The president of Brazil’s Space Agency (Agência Espacial Brasileira) (AEB), Sergio Gaudenzi, says the country’s astronaut training program is presently at a standstill as everybody awaits a decision by the US and the European Union on the future of the International Space Station (ISS).
Sixteen countries are involved in the ISS scientific project: Russia, Japan, Canada, France, Germany, Italy, Switzerland, England, Sweden, Denmark, Belgium, Norway, Holland, Spain, Brazil and the United States.
"The ISS project is very expensive. France and Germany have started questioning its usefulness and pointing to problems, such as the fact that many experiments can be done without the ISS, and that it is too close to Earth (400 kilometers) to be a stepping stone to outer space missions," explains Gaudenzi.
Most of the costs of the ISS are covered by the US and the EU. Brazil is a minority contributor. A decision on the future of the ISS will have a direct affect on the Brazilian astronaut program.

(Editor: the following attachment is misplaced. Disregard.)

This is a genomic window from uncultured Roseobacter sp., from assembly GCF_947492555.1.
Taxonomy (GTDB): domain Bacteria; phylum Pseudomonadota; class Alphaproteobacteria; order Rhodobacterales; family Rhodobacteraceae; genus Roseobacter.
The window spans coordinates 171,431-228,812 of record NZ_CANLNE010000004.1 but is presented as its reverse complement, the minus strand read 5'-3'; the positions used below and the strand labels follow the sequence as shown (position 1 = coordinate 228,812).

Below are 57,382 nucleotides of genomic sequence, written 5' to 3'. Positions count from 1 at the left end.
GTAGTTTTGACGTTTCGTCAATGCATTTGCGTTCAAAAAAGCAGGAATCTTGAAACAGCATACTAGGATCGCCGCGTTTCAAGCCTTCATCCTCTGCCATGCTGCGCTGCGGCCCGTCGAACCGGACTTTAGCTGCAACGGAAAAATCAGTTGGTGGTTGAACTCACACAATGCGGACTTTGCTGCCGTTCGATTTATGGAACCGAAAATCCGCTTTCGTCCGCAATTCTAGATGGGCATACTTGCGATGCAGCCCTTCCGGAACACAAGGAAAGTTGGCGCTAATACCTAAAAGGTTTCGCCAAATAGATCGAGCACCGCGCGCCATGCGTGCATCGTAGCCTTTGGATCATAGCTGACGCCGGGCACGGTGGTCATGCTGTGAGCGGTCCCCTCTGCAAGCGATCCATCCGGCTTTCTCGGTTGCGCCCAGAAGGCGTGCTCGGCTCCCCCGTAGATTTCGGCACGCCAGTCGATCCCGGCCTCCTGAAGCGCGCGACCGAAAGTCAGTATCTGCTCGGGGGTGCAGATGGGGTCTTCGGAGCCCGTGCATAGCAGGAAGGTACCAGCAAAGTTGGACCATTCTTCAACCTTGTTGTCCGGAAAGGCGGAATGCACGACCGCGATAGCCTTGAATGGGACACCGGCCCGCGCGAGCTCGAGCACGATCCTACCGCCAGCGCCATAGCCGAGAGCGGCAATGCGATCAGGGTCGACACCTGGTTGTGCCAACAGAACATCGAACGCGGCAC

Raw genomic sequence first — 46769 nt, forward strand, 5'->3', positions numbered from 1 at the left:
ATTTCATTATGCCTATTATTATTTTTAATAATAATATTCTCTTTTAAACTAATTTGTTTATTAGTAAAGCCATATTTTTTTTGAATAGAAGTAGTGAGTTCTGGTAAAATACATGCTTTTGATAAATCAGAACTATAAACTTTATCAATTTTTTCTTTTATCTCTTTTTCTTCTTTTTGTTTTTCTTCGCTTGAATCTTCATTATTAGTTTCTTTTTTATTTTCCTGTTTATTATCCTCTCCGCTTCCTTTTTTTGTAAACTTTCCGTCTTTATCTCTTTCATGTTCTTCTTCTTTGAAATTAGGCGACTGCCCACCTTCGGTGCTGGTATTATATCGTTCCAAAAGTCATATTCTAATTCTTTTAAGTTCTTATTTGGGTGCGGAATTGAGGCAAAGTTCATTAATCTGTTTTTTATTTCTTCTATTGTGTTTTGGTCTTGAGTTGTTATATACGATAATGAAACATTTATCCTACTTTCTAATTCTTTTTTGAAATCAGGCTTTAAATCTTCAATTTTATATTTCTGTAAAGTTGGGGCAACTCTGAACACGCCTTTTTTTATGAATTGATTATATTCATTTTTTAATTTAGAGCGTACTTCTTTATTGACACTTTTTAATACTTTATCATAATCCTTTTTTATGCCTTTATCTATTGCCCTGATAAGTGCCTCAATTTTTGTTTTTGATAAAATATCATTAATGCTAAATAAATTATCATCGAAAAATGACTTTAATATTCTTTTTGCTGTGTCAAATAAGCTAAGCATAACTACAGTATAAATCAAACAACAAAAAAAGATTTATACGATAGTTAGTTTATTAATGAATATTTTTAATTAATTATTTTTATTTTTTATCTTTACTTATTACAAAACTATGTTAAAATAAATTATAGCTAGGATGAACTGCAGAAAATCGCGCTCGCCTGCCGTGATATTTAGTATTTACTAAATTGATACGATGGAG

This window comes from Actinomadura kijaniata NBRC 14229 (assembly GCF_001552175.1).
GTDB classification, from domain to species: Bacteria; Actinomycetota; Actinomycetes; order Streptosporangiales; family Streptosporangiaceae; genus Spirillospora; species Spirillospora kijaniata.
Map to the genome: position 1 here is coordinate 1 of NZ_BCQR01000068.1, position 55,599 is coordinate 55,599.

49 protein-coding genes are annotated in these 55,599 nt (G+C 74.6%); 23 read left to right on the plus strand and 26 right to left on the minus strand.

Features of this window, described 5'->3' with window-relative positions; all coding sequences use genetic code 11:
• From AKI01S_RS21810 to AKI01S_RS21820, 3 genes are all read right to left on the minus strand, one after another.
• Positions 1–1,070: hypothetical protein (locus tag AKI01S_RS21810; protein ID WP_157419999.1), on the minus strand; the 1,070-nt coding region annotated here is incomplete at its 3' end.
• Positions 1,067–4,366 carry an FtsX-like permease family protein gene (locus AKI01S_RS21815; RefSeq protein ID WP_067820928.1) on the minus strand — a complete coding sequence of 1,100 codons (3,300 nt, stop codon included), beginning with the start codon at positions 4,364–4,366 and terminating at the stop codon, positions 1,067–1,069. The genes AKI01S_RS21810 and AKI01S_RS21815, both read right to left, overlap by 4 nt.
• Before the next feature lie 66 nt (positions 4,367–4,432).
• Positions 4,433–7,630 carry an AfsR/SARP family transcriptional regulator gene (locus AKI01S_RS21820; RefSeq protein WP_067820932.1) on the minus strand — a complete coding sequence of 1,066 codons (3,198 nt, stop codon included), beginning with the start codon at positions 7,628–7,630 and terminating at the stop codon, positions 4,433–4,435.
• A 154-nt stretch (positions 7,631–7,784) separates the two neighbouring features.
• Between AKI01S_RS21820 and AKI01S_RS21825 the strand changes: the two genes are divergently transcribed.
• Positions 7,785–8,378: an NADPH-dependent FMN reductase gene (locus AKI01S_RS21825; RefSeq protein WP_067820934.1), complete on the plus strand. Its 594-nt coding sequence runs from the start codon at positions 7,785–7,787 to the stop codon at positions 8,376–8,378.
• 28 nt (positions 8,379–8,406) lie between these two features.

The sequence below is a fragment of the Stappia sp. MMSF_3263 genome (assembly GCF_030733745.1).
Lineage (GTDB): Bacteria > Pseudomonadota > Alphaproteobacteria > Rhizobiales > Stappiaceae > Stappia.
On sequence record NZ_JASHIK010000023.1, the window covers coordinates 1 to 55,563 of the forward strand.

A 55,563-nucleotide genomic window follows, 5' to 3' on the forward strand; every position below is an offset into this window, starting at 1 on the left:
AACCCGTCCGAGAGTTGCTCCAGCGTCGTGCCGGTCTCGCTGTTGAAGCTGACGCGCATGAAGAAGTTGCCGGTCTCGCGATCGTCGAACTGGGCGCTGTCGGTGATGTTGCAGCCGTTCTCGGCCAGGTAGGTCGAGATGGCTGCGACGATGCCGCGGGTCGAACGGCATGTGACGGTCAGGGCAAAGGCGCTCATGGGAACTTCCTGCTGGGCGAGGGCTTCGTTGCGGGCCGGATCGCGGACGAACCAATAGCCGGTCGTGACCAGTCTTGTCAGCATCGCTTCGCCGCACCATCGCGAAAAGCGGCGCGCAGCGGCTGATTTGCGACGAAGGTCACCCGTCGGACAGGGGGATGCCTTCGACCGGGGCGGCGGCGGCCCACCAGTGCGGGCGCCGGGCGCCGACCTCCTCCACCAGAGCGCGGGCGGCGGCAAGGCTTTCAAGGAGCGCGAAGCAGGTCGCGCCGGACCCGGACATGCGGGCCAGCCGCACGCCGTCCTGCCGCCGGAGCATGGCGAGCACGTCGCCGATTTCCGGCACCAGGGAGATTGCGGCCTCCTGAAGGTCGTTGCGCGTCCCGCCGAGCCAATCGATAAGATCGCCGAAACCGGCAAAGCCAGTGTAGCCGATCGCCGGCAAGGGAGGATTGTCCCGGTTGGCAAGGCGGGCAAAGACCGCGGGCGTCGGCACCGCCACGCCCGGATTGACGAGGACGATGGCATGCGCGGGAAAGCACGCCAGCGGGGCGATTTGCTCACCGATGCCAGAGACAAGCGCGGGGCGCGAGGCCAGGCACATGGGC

At the moment, there is only one Brazilian astronaut. He is Air Force Lt. Col. Marcos Pontes, who was selected eight years ago and has been in training ever since. He is finally scheduled to go into space at the end of this month abroad a Russian Soyuz and spend eight days at the ISS.
The question is "What happens after Pontes?" Gaudenzi says that depending on what is decided about the ISS, Brazil could begin selecting more astronauts.
"But, because we are minority partners in the project, we are awaiting a decision by others on the future of the ISS. That decision will determine our future direction," he concluded.
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